Freud’s problem is that he did not understand the distinction between idol and icon which is detrimental to the validity of the Christian creed of belief in God.  According to Jean-Luc Marion the idol is an invisible mirror reflecting the visible whereas an icon is a visible mirror reflecting the invisible. On this distinction Marion clarifies, “Whereas the idol results from the gaze that aims at it, the icon summons sight in letting the visible…be saturated little by little with the invisible.” Further, “the gaze can never rest or settle if it looks at an icon; it always must rebound upon the visible, in order to go back in it up the infinite stream of the invisible.” [1] 

Christianity to Freud is the organized practice of wish fulfillment. He admits, “What is characteristic of illusions [belief in God] is that they are derived from human wishes.” [2] He elaborates, “When the growing individual finds that he is destined to remain a child for ever, that he can never do without protection against strange superior powers, he lends those powers the features belonging to the figure of his father.” [3] Freud has here described Christian belief as idolatry. Marion states:

The idol always marks a true and genuine experience of the divine, but for this very reason announces its limit: as an experience of the divine, starting in this way with the one who aims at it, in view of the reflex in which, through the idolatrous figure, this aim masks and marks its defection with regard to the invisible. The idol always must be read on the basis of the one whose experience of the divine takes shape there.[4] 

Contrary to this is the Christian belief that God is only knowable through creation and through Christ. Calvin explains, “His essence, indeed is incomprehensible, utterly transcending all human thought; but on each of his works his glory is engraven in characters so bright, so distinct, and so illustrious, that none, however dull and illiterate, can plead ignorance as their excuse.” [5] Christians also know that knowledge of God comes through the incarnate Son since it is he in whom “all the fullness of the deity lives in bodily form.” (Colossians 2:9)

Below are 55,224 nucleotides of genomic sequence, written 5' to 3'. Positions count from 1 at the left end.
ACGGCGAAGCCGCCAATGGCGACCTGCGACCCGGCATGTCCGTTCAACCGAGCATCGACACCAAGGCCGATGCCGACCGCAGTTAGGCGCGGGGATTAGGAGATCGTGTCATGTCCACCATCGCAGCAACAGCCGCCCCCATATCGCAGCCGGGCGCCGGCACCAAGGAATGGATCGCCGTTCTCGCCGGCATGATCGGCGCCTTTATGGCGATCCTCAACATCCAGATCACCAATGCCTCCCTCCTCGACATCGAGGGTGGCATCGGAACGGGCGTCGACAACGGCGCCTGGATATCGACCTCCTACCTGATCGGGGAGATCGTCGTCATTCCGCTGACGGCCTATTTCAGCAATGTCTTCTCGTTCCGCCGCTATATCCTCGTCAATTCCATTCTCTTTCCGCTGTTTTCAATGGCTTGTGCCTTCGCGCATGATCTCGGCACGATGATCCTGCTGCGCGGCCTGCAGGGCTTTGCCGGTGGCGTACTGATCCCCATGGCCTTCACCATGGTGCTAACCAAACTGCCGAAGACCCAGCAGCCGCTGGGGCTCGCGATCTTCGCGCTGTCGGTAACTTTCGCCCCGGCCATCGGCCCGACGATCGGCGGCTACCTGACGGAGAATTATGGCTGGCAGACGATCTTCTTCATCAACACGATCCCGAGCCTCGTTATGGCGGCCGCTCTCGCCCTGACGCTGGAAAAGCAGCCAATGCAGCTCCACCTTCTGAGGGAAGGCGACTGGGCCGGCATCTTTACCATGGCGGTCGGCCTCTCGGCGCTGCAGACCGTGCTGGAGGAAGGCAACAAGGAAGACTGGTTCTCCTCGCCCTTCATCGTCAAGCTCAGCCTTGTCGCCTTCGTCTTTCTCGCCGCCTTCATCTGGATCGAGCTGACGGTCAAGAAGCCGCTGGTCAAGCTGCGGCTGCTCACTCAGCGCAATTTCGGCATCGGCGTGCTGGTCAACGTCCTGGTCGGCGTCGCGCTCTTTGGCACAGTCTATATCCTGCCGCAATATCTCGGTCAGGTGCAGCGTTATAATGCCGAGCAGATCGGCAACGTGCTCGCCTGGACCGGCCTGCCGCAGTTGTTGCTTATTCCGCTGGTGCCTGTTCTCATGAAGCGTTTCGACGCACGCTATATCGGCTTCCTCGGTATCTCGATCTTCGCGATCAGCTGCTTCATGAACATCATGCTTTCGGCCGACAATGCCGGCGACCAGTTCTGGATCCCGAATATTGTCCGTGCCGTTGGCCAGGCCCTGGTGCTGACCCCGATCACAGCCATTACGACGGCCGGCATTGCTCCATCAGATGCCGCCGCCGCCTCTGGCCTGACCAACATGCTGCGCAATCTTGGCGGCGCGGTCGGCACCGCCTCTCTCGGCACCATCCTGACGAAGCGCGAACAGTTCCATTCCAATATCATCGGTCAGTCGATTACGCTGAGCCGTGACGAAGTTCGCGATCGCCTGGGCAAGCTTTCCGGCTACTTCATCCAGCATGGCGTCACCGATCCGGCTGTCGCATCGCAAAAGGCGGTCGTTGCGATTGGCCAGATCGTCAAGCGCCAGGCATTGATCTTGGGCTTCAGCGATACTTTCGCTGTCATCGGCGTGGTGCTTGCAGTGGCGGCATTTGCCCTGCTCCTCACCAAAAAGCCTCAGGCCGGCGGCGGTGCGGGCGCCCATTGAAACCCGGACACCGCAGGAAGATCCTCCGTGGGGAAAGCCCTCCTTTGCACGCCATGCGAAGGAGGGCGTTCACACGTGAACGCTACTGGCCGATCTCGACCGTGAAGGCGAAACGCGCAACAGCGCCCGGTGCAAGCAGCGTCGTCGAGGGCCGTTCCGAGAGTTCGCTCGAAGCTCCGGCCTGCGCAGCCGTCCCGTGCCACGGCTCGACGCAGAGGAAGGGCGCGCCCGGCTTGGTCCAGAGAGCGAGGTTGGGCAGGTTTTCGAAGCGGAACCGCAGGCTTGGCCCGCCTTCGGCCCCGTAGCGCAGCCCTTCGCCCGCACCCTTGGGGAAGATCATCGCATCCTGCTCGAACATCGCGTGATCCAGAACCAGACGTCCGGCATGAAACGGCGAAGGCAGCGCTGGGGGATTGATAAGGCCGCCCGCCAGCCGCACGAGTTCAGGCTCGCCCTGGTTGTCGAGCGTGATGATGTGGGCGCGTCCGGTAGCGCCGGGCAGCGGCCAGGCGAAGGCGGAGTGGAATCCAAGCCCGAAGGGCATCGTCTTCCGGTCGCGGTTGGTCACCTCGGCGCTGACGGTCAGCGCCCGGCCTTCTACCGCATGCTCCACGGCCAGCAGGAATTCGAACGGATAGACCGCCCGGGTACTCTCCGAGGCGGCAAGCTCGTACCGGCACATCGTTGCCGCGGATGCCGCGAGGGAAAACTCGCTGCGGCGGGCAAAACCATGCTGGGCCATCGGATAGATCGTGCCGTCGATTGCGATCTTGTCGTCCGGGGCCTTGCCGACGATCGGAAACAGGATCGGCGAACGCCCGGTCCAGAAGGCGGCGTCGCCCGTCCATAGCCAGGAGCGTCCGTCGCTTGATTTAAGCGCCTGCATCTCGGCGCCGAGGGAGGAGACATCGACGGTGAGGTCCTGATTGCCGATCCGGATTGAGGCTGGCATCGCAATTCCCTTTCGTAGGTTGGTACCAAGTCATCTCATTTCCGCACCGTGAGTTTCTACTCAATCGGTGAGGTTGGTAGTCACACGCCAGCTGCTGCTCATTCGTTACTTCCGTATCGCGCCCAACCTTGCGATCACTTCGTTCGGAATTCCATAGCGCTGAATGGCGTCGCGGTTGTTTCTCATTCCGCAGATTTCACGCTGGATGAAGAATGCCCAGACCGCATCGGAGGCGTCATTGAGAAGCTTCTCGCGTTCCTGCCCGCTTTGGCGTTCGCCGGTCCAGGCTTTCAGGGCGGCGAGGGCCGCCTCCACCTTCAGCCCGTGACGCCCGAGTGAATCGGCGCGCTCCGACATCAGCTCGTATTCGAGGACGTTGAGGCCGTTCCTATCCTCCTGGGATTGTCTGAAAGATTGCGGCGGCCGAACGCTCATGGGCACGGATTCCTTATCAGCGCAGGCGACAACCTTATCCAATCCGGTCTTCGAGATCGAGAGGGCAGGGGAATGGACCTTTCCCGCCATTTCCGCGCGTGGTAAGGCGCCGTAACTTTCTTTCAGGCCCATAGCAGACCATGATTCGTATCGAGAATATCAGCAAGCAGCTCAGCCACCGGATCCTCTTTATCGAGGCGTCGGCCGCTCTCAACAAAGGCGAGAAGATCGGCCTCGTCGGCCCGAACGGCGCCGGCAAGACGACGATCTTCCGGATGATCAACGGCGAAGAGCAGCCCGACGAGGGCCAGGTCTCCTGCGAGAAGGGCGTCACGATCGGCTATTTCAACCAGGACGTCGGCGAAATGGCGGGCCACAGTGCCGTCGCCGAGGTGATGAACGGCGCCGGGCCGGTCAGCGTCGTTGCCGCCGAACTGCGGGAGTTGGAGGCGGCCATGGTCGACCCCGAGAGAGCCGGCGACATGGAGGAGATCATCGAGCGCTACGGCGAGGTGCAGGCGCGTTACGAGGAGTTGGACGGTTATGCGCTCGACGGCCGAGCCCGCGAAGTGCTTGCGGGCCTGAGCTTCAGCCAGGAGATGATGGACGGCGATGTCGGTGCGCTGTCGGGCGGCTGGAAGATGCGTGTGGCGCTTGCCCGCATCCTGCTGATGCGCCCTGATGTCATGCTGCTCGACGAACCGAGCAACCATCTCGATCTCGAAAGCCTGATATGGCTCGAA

One word that Freud did not understand is “transcendence”, and the word that was the aim of his idol is “reason.” The icon demands an infinite gaze, since transcendence is not a quality of man. The idol is the projection of an aim.  Freud himself speaks, “There is no appeal to a court above that of reason.” [6]  Marion explains this phenomenon among atheists:

When a philosophical thought expresses a concept of what it then names “God”, this concept functions exactly as an idol. It gives itself to be seen, but thus all the better conceals itself as the mirror where thought, invisibly, has its forward point fixed, so that the invisible finds itself, with an aim suspended by the fixed concept, disqualified and abandoned; thought freezes, and the idolatrous concept of “God” appears, where, more than God, thought judges itself.[7] 

In other words the “God” and the “idol” become one and the same, hence Freud’s misunderstanding. Also, by Freud’s sovereignty of reason his true aim is seen, that of a carved effigy in his own image given the title “reason”.

Based on this, we must be cautious of any principle taking its queue from Freudian thought, which, at the level of presuppositions, undermines the universality of principle itself and erects an idol named “reason” by which the infinite is presumably known. Finally, (alas…the point) if one were to be sly he/she would use a Freudian critique to accuse Freud of projecting his own feelings and view of reality (idolatry) upon Christianity. In viewing the world based on his own rational idolatry (he was a materialist) Freud assumed the same for Christianity, an assumption easily disproven.

Notes:

[1] Jean-Luc Marion, God Without Being, p. 18.  [2] Sigmund Freud, The Future Of An Illusion, p. 39.  [3] Freud, p. 30. [4] Marion, pp. 27, 28.  [5] John Calvin, Institutes of the Christian Religion, I.v.1.  [6] Freud, p. 35.  [7] Marion, p. 16.

Marion on God’s Love

Love loves without condition, simply because it loves; he thus loves without limit or restriction.  No refusal rebuffs or limits that which, in order to give itself, does not await the least welcome or require the least consideration.  Which means, moreover, that as interlocutor of love, man does not first have to pretend to arrange a ‘divine abode’ for it – supposing that this very pretension may be sustained – but purely and simply to accept it; to accept it or, more modestly, not to steal away from it. (Jean-Luc Marion, God Without Being, 47).